Tyson Alan DITCH, Appellant v. James L. GRACE.
Tyson A. Ditch appeals from an order of the United States District Court for the Western District of Pennsylvania dismissing his petition for writ of habeas corpus filed under 28 U.S.C. § 2254. For the reasons stated below, we will affirm the order of the District Court.
At approximately 3:00 a.m. on February 18, 1998, ten gunshots were fired into the front door of the apartment of Dasha Yenney, Ditch's former girlfriend. The police arrived, and, upon investigation, found bullet fragments and a casing from a nine millimeter bullet outside of the apartment. Yenney informed the police that she had recently received harassing telephone calls from Ditch, and that Ditch had been arrested in the past for harassing and physically abusing her. While the police were investigating the crime scene, Ditch telephoned Yenney. When the police attempted to speak to him, he terminated the call. The police traced the call to Ditch's brother's residence and obtained warrants to search the residence. Upon execution of the warrants, the police found Ditch asleep in the attic of the residence, and, approximately fifteen feet away from him, a nine millimeter Ruger pistol. The police arrested Ditch and took him into custody. Later, based upon a ballistics analysis, the Pennsylvania State Police laboratory determined that the bullet fragments and casing retrieved from the crime scene were fired from the same pistol seized from the attic.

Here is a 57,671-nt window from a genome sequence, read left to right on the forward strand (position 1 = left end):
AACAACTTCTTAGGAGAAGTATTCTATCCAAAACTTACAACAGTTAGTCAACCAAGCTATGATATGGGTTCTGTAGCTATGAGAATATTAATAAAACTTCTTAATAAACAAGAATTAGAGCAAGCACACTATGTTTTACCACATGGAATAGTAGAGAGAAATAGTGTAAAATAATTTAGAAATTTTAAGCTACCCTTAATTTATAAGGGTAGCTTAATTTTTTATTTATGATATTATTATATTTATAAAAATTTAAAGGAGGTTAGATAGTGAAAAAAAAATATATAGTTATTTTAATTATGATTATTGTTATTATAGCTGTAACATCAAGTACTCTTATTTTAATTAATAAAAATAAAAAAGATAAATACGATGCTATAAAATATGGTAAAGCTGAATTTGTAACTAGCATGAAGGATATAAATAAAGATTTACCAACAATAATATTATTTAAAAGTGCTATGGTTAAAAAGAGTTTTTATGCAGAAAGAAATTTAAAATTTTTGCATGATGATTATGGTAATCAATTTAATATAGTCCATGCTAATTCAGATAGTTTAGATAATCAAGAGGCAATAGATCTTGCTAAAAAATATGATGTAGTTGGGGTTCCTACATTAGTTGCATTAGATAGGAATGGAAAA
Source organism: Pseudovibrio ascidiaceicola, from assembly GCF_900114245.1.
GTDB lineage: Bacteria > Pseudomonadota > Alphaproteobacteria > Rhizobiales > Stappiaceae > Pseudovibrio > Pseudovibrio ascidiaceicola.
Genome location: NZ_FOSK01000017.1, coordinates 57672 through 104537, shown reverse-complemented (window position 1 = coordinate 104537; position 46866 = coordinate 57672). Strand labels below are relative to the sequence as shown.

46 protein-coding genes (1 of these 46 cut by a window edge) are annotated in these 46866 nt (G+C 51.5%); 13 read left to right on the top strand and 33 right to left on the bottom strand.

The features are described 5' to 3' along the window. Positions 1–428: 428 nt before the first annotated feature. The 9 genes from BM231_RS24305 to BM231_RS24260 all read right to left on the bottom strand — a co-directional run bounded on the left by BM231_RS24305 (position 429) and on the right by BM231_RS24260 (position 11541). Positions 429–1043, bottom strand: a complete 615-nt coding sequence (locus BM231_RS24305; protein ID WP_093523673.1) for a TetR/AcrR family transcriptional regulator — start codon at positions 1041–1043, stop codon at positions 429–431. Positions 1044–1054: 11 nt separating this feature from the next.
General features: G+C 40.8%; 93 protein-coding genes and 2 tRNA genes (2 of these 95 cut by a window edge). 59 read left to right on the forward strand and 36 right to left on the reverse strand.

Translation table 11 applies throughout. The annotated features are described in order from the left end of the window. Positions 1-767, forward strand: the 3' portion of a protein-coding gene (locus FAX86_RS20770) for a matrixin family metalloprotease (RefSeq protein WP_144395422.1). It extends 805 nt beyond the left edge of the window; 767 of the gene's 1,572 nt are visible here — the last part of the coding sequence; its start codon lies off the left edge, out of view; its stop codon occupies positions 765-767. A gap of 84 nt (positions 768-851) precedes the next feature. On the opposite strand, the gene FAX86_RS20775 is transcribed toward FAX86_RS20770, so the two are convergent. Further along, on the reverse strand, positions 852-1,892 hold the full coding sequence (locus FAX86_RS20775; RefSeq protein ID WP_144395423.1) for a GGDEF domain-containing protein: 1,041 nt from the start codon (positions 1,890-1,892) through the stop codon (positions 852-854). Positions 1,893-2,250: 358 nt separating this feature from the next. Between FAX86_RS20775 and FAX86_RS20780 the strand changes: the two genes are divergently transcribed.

On June 16, 1998, Ditch appeared without counsel at a preliminary hearing. At the hearing, Ditch asked the presiding judge for a continuance in order to seek counsel. He related to the judge that he had made several telephone calls to an attorney, but had not yet received an answer to his calls. The judge denied the request, reasoning only that twenty days had elapsed since the arraignment. After presenting Ditch with a Waiver of Counsel form, which Ditch refused to sign, the judge proceeded with the hearing. At the uncounseled hearing, Ronald Fry, a witness for the Commonwealth, identified Ditch as the individual he saw leaving the apartment building in the early morning hours of the day of the incident.